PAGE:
A no-deal Brexit is one of many possibilities being thrown around in the arena of political polarity that is British Parliament under Brexit negotiations. There are great concerns surrounding this no-deal future, ranging from petrol and electricity shortages, border control concerns, to an uncertain trade relationship with the EU. Additionally, one of the greatest concerns of a no-deal Brexit is the dangerous possibility of medicine shortages in the UK. This concern is especially important as it has a direct and person-centred effect. An individual may be unable to access their medication for weeks or months after a no-deal departure from the EU.
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The UK relies on the EU for two main tasks surrounding medicine: regulation and acquisition.
Regulation involves the evaluation, supervision, and licensing of medicines. As a part of the EU, the UK was a participant in the The European Medicines Agency (EMA) – an agency of the EU. As per the EMA website, the agency
“is committed to enabling timely patient access to new medicines, […] plays a vital role in supporting medicine development for the benefit of patients, […] plays a role in supporting research and innovation in the pharmaceutical sector, and promotes innovation and development of new medicines by European […] enterprises.”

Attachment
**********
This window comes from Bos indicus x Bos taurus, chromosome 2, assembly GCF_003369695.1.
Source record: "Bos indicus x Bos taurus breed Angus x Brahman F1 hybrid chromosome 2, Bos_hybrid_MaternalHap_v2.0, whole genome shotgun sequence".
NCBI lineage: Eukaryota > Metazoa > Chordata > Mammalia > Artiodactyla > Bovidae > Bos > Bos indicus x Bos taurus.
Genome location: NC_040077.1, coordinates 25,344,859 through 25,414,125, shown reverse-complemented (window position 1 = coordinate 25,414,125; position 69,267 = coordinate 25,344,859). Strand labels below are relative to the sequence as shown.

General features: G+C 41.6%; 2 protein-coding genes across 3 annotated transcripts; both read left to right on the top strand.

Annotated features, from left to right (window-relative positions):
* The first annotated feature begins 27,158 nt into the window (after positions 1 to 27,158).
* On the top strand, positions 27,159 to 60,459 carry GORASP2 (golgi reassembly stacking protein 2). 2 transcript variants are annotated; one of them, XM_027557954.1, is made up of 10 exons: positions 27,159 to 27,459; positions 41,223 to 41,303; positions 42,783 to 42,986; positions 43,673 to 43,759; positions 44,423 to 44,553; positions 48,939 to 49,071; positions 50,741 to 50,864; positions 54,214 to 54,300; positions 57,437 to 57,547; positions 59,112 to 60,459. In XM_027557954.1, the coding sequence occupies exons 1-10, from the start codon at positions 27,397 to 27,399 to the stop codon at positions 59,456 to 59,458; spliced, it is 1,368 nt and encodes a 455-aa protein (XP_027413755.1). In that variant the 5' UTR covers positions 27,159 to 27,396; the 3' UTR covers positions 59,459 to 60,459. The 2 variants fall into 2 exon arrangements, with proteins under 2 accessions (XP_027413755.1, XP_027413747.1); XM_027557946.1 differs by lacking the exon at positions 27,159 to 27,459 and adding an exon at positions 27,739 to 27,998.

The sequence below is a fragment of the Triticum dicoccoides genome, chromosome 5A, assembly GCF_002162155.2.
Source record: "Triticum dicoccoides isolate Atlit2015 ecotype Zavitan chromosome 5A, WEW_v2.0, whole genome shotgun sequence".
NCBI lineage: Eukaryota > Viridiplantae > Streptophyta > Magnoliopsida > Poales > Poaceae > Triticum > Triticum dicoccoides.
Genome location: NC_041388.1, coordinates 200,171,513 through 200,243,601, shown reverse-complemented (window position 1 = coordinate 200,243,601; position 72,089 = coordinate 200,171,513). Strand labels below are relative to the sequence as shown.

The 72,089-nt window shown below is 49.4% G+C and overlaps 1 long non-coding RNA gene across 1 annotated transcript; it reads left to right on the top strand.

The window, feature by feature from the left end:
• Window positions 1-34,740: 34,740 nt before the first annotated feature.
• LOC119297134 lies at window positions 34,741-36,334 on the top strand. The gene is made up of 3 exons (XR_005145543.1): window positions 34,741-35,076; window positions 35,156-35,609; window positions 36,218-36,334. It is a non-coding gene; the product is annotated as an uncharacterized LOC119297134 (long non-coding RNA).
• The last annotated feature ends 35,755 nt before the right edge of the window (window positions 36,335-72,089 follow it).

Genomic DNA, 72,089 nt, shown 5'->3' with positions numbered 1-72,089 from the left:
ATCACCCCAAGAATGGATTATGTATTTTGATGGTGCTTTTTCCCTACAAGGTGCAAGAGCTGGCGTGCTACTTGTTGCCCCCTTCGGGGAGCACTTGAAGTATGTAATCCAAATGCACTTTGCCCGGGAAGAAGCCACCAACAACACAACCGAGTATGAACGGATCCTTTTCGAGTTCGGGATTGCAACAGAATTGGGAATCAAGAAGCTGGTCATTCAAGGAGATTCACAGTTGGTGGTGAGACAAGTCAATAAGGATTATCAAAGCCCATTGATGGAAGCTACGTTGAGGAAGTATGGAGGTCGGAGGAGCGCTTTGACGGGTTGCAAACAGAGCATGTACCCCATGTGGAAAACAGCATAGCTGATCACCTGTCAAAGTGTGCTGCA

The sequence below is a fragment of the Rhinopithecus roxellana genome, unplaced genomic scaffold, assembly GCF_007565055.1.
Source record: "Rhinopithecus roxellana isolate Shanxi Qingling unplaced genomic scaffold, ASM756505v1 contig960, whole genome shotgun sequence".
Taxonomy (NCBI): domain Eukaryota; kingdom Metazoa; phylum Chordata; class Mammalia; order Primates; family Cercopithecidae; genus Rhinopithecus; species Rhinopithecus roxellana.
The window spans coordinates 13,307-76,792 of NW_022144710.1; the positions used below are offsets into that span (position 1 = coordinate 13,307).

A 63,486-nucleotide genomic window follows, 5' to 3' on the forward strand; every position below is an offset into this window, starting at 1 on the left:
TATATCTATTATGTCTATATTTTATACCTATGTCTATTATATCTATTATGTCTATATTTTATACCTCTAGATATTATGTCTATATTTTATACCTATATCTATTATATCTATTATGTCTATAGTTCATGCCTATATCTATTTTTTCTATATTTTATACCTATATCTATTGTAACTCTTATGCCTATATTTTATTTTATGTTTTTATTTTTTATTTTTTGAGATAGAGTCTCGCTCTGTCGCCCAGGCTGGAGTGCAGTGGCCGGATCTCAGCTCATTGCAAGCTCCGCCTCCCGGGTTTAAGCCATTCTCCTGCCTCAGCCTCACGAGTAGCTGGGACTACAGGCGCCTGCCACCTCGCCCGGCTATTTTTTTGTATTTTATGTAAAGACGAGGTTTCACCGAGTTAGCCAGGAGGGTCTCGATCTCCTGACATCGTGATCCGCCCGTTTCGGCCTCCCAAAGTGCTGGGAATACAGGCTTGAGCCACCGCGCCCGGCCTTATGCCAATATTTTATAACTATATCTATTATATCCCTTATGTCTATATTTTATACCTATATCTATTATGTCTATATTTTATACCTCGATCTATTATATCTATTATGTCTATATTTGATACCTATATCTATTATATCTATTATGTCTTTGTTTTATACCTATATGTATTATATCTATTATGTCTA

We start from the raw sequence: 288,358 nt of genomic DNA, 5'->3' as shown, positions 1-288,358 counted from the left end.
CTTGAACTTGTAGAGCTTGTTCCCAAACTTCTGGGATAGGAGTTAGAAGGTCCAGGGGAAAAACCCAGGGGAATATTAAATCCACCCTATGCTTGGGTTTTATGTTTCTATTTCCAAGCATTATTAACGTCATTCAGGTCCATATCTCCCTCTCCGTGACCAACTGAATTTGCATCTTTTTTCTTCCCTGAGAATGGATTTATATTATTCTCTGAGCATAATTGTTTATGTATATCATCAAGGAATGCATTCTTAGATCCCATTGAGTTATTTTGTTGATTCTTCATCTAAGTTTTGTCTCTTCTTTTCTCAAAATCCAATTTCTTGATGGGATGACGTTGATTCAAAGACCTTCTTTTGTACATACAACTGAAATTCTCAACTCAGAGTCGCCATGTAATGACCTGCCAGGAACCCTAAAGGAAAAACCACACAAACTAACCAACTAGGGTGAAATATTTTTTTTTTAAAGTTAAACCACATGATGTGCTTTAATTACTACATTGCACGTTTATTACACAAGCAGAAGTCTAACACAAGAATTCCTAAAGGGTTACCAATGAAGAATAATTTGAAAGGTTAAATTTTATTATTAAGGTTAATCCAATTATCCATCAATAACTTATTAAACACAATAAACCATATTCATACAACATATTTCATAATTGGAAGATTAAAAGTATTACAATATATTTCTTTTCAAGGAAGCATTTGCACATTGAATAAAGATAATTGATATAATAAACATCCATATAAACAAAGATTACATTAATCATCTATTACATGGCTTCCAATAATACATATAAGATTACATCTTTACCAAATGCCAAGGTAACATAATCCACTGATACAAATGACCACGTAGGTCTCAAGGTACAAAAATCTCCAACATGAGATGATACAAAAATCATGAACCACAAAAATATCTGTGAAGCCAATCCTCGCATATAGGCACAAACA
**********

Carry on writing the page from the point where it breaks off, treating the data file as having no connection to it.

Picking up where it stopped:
The EMA allows for efficient testing and distribution of medicine to the EU member states, organisation of the pharmaceutical sector within Europe, as well as frequent and well-funded research into new medicine. Per their website, the EMA “pools resources and expertise” and “has access to thousands of European scientific experts who take part in the regulation of medicines.” As a part of the EMA, the UK benefits from the centralised productivity and governance of the cooperative EU agency.
A no-deal Brexit leaves the UK’s future relationship with the EMA uncertain.
The EMA undertakes massive research and development projects, that the UK would no longer be able to benefit from. The UK would be left to its own devices; in the hands of a national organisation known as the The Medicines and Healthcare Products Regulatory Agency (MHRA). The MHRA is significantly smaller than the EMA, in that it does not bring together researchers from all across the EU. The UK is willingly submitting itself to a brain drain, the likely result being decreased efficiency in the research and approval of new medicines: an outcome that could be life-threatening.
As well, No-deal poses a problem for pharmaceutical corporations with any operations in the UK. Per an April 2019 EMA briefing,
“If a company does not transfer relevant operations from the UK to one of the remaining EU/EEA Member States in time before the UK leaves the EU, the company may no longer be able to put the medicine on the market until it has made the necessary changes.”
Without a set relationship with the EMA, both EU and UK based companies have no way to plan for a safe and swift distribution of their medicines post-Brexit. Moreover, shortages are likely to occur until a deal is worked out that outlines this relationship.